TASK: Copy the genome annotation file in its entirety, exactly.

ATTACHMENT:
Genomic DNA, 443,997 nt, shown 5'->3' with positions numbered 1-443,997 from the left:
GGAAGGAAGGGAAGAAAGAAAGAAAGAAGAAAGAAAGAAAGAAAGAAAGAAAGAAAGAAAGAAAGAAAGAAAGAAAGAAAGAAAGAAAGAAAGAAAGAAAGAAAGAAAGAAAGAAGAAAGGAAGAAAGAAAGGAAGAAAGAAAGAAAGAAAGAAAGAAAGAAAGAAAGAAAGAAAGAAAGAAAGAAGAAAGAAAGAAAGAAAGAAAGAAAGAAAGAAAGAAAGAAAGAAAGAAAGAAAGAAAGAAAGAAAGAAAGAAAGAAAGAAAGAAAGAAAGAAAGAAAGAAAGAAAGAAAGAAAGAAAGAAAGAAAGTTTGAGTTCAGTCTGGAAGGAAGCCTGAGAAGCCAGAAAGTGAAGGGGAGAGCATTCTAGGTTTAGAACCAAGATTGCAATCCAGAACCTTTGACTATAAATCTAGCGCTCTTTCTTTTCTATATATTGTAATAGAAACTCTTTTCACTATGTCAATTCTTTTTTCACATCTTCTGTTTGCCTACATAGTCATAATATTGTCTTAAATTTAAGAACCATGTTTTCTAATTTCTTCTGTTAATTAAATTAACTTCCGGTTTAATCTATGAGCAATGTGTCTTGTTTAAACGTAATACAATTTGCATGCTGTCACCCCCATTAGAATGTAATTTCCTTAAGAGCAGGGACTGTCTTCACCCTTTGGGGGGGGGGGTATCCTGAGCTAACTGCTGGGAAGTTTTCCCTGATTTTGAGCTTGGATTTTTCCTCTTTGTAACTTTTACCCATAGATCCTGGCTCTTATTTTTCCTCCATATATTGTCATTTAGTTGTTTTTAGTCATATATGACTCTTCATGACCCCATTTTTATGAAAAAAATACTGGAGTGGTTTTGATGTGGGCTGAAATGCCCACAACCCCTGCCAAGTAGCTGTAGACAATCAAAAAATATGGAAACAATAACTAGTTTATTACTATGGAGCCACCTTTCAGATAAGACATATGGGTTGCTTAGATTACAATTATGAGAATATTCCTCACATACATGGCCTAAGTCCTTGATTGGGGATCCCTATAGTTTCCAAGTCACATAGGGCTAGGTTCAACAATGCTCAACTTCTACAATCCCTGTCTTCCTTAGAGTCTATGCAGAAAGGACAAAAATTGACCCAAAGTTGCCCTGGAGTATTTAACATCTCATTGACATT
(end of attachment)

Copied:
Genomic DNA, 443,997 nt, shown 5'->3' with positions numbered 1-443,997 from the left:
GGAAGGAAGGGAAGAAAGAAAGAAAGAAGAAAGAAAGAAAGAAAGAAAGAAAGAAAGAAAGAAAGAAAGAAAGAAAGAAAGAAAGAAAGAAAGAAAGAAAGAAAGAAAGAAAGAAGAAAGGAAGAAAGAAAGGAAGAAAGAAAGAAAGAAAGAAAGAAAGAAAGAAAGAAAGAAAGAAAGAAAGAAGAAAGAAAGAAAGAAAGAAAGAAAGAAAGAAAGAAAGAAAGAAAGAAAGAAAGAAAGAAAGAAAGAAAGAAAGAAAGAAAGAAAGAAAGAAAGAAAGAAAGAAAGAAAGAAAGAAAGAAAGAAAGTTTGAGTTCAGTCTGGAAGGAAGCCTGAGAAGCCAGAAAGTGAAGGGGAGAGCATTCTAGGTTTAGAACCAAGATTGCAATCCAGAACCTTTGACTATAAATCTAGCGCTCTTTCTTTTCTATATATTGTAATAGAAACTCTTTTCACTATGTCAATTCTTTTTTCACATCTTCTGTTTGCCTACATAGTCATAATATTGTCTTAAATTTAAGAACCATGTTTTCTAATTTCTTCTGTTAATTAAATTAACTTCCGGTTTAATCTATGAGCAATGTGTCTTGTTTAAACGTAATACAATTTGCATGCTGTCACCCCCATTAGAATGTAATTTCCTTAAGAGCAGGGACTGTCTTCACCCTTTGGGGGGGGGGGTATCCTGAGCTAACTGCTGGGAAGTTTTCCCTGATTTTGAGCTTGGATTTTTCCTCTTTGTAACTTTTACCCATAGATCCTGGCTCTTATTTTTCCTCCATATATTGTCATTTAGTTGTTTTTAGTCATATATGACTCTTCATGACCCCATTTTTATGAAAAAAATACTGGAGTGGTTTTGATGTGGGCTGAAATGCCCACAACCCCTGCCAAGTAGCTGTAGACAATCAAAAAATATGGAAACAATAACTAGTTTATTACTATGGAGCCACCTTTCAGATAAGACATATGGGTTGCTTAGATTACAATTATGAGAATATTCCTCACATACATGGCCTAAGTCCTTGATTGGGGATCCCTATAGTTTCCAAGTCACATAGGGCTAGGTTCAACAATGCTCAACTTCTACAATCCCTGTCTTCCTTAGAGTCTATGCAGAAAGGACAAAAATTGACCCAAAGTTGCCCTGGAGTATTTAACATCTCATTGACATT